Stephanie Colbert-Fire Wolf, Hunter of evil-book cover design

Fire Wolf Excerpt

Chapter One

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April 2023

 

“Rayne, duck!” Liam shouted. I heard the familiar swoosh, then suppressed a cough as a layer of fine ash rained down on me.

Killing vampires was low on my list. I preferred challenges, and a creature easily slayed with one stroke of my katana didn’t meet my standards Man, was I in for a surprise.

I stood and spotted two undead coming at Liam from behind. “Back-to-back, Liam.”

We turned in unison like a well-oiled machine. But then my feet slipped on the loose hay littering the barn’s floor, and I almost went down. I fought for my balance, and just when I stood firmly upright, long fingernails clawed at me from untold sources. The fight-or-flight instinct should have taken over, but a seasoned hunter understands what one must do: kill.

My katana hung by my side in my right hand, and by the gap around it, they knew of its danger. I fought to switch hands when I felt the creature’s cool breath on my neck. I butted heads with the hissing banshee, who recoiled. In mere seconds, I firmly gripped the handle of my katana in my left hand and attacked the greedy bloodsuckers in haste. But each one I felled was replaced by too many to hold off long.

If I didn’t come up with a plan—like now—they’d tear me to pieces.

In the lead, one big, ugly vamp charged me. I waited until Big and Ugly stood right where I needed him.

The katana is a sword fit for a king—or queen, in my case. Mine was well-balanced, strong and lightweight, and it had the perfect-length blade. I loved my katana. But right then, I would have traded her for the longest broadsword ever made.

With the weight of every ounce of my body behind my katana, I swung as if my life depended on it.

It did.

But Big and Ugly caught the blade. Son of a bitch. The razor sharpness of the sword’s edge had no effect on him. I could have done more damage with a paper cut.

Time for Plan B.

Now, if I only had one.

He outmatched me. His preternatural strength, six-foot-seven height and massive muscles all screamed, “Game Over.” With one shot to live, my limited options flew through my mind at breakneck speed. Then suddenly, I knew.

I placed my left leg behind me, then sprung up and kicked the mother square in the nuts. He squealed and doubled over, clutching his balls. The din echoed throughout the structure.

Who knew vamps had the same weakness as any other man?

After I caught my sword, I wanted to kiss it. Its cold, smooth steel was a comfort in my hands. With Big and Ugly’s neck exposed, I severed his head from his body with one clean stroke.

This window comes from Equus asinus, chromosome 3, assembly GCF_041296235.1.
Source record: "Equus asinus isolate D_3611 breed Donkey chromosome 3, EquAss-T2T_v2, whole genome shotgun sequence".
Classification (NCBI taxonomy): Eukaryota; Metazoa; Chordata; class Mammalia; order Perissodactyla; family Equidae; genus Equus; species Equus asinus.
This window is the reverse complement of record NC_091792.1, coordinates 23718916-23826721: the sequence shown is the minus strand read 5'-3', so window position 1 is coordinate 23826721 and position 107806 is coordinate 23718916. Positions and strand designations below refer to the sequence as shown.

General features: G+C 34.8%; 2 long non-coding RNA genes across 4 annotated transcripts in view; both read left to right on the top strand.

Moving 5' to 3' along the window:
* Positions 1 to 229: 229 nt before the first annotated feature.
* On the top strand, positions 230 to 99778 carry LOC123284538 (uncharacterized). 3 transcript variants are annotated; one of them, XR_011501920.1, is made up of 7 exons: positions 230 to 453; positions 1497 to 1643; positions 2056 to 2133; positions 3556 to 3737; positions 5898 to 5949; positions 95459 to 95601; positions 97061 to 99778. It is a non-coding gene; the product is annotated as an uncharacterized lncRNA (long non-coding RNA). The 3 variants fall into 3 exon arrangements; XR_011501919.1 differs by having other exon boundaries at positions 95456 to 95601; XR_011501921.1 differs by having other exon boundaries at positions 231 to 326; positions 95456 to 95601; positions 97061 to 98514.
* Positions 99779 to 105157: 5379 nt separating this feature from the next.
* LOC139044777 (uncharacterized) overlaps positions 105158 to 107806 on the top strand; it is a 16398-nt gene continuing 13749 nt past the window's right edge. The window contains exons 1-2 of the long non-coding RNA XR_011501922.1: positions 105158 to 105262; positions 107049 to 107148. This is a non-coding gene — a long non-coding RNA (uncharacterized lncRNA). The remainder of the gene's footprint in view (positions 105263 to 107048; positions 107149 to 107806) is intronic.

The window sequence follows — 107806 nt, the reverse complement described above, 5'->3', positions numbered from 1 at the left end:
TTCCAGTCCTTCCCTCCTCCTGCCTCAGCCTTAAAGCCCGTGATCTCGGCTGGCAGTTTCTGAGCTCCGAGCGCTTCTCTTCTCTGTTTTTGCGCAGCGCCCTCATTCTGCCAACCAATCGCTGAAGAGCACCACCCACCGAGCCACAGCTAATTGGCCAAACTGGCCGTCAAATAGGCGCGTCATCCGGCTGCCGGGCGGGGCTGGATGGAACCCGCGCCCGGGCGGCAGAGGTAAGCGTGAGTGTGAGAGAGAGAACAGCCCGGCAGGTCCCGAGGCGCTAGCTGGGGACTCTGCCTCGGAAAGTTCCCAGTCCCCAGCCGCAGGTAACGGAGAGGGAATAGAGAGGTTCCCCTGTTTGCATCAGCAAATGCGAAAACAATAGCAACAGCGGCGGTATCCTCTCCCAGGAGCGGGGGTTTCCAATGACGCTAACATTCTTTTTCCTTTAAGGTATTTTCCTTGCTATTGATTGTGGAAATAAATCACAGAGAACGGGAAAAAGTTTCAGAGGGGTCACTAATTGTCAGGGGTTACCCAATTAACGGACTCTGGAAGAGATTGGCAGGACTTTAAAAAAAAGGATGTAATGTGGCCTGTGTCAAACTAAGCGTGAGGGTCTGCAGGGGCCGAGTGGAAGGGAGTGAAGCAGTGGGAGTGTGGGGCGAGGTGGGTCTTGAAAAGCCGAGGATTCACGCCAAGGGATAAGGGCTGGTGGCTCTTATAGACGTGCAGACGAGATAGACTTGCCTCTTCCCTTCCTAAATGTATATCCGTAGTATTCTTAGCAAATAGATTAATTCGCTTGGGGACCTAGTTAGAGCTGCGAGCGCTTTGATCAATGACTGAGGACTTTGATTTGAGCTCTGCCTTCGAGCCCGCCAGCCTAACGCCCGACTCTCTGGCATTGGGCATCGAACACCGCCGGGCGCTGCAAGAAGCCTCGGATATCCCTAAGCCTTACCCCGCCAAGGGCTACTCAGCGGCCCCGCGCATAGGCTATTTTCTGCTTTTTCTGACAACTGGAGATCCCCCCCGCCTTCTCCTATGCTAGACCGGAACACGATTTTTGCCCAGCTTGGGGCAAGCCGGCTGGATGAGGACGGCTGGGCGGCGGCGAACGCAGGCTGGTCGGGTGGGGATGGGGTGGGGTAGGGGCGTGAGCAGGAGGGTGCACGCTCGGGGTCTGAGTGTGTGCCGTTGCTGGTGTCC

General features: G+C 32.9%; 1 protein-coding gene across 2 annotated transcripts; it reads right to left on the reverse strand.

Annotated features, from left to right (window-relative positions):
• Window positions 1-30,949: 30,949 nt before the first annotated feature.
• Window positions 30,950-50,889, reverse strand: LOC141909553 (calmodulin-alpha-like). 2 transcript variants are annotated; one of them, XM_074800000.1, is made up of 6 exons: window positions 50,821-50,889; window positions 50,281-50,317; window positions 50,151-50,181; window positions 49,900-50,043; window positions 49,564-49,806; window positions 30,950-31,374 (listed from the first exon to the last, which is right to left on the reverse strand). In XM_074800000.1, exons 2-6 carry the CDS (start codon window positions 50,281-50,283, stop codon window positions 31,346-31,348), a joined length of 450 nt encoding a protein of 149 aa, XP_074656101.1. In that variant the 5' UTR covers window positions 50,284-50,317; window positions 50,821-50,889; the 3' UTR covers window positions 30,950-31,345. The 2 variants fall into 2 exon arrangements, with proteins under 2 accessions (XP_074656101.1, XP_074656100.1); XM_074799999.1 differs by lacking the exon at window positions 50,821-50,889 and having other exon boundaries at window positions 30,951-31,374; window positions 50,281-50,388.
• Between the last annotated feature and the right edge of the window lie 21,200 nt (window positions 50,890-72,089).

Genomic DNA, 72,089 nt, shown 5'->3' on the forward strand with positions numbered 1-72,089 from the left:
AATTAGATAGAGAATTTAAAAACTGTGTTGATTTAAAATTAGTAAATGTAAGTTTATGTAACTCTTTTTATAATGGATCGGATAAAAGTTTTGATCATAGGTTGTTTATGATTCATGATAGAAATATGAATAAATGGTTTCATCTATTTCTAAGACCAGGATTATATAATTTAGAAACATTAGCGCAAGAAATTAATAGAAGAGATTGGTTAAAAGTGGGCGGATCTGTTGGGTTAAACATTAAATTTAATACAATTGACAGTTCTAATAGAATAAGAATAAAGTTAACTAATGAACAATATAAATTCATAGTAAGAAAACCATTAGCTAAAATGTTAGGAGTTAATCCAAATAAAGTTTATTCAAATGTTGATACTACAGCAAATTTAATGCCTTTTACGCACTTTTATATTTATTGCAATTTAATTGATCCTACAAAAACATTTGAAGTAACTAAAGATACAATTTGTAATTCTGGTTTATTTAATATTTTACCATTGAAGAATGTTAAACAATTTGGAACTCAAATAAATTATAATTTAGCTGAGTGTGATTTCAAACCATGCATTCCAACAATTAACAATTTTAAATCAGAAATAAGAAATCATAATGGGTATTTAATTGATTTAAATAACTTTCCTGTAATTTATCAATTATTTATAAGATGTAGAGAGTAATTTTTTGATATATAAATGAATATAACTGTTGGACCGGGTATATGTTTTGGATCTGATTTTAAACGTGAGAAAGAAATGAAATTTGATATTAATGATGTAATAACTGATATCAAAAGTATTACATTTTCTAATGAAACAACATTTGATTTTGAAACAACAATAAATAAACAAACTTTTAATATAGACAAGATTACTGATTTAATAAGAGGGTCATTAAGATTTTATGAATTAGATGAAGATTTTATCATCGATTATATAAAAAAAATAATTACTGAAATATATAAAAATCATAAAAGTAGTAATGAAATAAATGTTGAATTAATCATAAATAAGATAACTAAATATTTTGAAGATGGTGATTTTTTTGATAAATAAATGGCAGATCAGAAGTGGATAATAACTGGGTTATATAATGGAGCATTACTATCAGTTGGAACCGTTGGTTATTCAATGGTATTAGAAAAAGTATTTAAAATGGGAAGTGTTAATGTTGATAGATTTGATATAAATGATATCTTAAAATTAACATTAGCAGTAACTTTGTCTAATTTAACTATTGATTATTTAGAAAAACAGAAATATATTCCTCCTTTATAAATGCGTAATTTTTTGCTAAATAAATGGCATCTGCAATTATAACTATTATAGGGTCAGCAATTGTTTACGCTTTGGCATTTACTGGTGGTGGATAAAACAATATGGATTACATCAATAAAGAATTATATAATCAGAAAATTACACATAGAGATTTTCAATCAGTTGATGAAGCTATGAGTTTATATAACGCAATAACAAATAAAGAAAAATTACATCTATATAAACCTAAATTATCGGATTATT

Swoosh.

His oversized body disintegrated, creating a lot of dust. I held my breath so I wouldn’t inhale any of it.

I didn’t have time to bask in the glow of satisfaction, though, because Uno and Dos reached me in a flash. Did I mention vamps move at warp speed? Uno’s hands tore at me. His far-reaching, razor-sharp nails could have ripped me apart in an instant, but my suit saved me. The black, Kevlar-reinforced leather one-piece outfit would have been stifling if not for the top-secret design. Breathable and supple, the formfitting bad-ass uniform could have passed as biker’s gear.

In one swift move, I took my Ka-Bar from my weapons belt and used the knife’s armor-piercing blade to slice off Uno’s ears. I cringed when he shrieked, and I ended up slicing through the dusty air. But the wracking noise didn’t cause me to falter. Uno stepped backward, his eyes ablaze. He reeked of the distinct metallic scent of blood. Drunken rage consumed me. He’d given me an opportunity, and I took it. His severed head soothed my ire.

As with the others, his body disintegrated. I kicked the heap of sallow, fine ash—all that remained of the filth.

I realized I hadn’t heard from Liam. “Talk to me. I need your location.”

“Ten feet to your right.” His voice rang clear, but he sounded short of breath.

“You okay?” What a stupid question. How could he be, with the vast sea of preternatural creatures out for our blood?

“No fang marks on me, if that’s what you mean.”

“Keep it that way,” I ordered.

Then I spotted an opportunity, the one chance to complete the mission and live to tell made-up, grandiose stories. My adrenaline-high mind laid out the plan of action.

“Liam, can you hold them off for thirty seconds?” I knew I was asking the impossible of him. But they didn’t choose you for the unit and expect less.

He turned his strong, angular face until our eyes met.

“Hurry,” Liam gasped.